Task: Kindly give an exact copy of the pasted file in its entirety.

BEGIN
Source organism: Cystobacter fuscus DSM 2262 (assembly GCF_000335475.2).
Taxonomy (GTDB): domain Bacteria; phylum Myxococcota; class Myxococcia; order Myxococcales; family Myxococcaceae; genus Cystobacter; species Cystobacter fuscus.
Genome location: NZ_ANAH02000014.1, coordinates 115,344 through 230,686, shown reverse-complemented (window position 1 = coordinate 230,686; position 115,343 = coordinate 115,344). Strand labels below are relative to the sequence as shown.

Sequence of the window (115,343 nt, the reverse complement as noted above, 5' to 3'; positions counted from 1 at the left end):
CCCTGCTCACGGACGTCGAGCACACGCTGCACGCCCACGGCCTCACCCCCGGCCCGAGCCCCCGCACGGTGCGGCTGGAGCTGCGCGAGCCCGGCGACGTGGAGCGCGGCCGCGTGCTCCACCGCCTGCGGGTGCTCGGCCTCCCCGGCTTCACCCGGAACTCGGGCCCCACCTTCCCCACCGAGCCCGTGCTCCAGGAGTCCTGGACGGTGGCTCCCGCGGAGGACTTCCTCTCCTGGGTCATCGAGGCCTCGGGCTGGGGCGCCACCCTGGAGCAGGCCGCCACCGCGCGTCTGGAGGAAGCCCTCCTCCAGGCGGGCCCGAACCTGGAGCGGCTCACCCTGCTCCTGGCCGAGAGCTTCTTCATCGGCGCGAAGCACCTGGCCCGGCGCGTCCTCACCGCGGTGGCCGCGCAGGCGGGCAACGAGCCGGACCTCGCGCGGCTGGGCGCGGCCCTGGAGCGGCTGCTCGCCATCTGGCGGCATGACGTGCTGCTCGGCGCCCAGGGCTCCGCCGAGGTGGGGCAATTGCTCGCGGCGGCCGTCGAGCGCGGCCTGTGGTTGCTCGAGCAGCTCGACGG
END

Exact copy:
Source organism: Cystobacter fuscus DSM 2262 (assembly GCF_000335475.2).
Taxonomy (GTDB): domain Bacteria; phylum Myxococcota; class Myxococcia; order Myxococcales; family Myxococcaceae; genus Cystobacter; species Cystobacter fuscus.
Genome location: NZ_ANAH02000014.1, coordinates 115,344 through 230,686, shown reverse-complemented (window position 1 = coordinate 230,686; position 115,343 = coordinate 115,344). Strand labels below are relative to the sequence as shown.

Sequence of the window (115,343 nt, the reverse complement as noted above, 5' to 3'; positions counted from 1 at the left end):
CCCTGCTCACGGACGTCGAGCACACGCTGCACGCCCACGGCCTCACCCCCGGCCCGAGCCCCCGCACGGTGCGGCTGGAGCTGCGCGAGCCCGGCGACGTGGAGCGCGGCCGCGTGCTCCACCGCCTGCGGGTGCTCGGCCTCCCCGGCTTCACCCGGAACTCGGGCCCCACCTTCCCCACCGAGCCCGTGCTCCAGGAGTCCTGGACGGTGGCTCCCGCGGAGGACTTCCTCTCCTGGGTCATCGAGGCCTCGGGCTGGGGCGCCACCCTGGAGCAGGCCGCCACCGCGCGTCTGGAGGAAGCCCTCCTCCAGGCGGGCCCGAACCTGGAGCGGCTCACCCTGCTCCTGGCCGAGAGCTTCTTCATCGGCGCGAAGCACCTGGCCCGGCGCGTCCTCACCGCGGTGGCCGCGCAGGCGGGCAACGAGCCGGACCTCGCGCGGCTGGGCGCGGCCCTGGAGCGGCTGCTCGCCATCTGGCGGCATGACGTGCTGCTCGGCGCCCAGGGCTCCGCCGAGGTGGGGCAATTGCTCGCGGCGGCCGTCGAGCGCGGCCTGTGGTTGCTCGAGCAGCTCGACGG